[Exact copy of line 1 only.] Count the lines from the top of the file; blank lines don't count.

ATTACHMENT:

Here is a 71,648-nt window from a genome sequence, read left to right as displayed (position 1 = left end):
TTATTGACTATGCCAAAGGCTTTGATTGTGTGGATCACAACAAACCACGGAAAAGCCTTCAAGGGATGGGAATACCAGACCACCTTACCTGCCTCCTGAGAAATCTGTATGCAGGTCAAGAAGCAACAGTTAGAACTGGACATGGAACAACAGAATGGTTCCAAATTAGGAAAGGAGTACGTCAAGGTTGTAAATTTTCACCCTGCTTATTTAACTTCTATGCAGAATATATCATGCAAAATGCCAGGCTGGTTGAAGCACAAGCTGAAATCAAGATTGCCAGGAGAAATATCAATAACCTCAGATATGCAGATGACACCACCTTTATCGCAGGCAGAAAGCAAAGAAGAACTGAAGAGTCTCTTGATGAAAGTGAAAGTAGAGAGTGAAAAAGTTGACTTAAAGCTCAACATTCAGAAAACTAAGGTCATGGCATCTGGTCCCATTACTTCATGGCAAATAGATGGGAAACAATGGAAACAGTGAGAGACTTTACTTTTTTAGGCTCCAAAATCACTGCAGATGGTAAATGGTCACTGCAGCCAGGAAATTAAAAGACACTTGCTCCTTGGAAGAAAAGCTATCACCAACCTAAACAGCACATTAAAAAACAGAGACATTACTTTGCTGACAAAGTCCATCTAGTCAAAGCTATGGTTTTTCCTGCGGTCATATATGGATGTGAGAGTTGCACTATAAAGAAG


Here is a 71,648-nt window from a genome sequence, read left to right as displayed (position 1 = left end):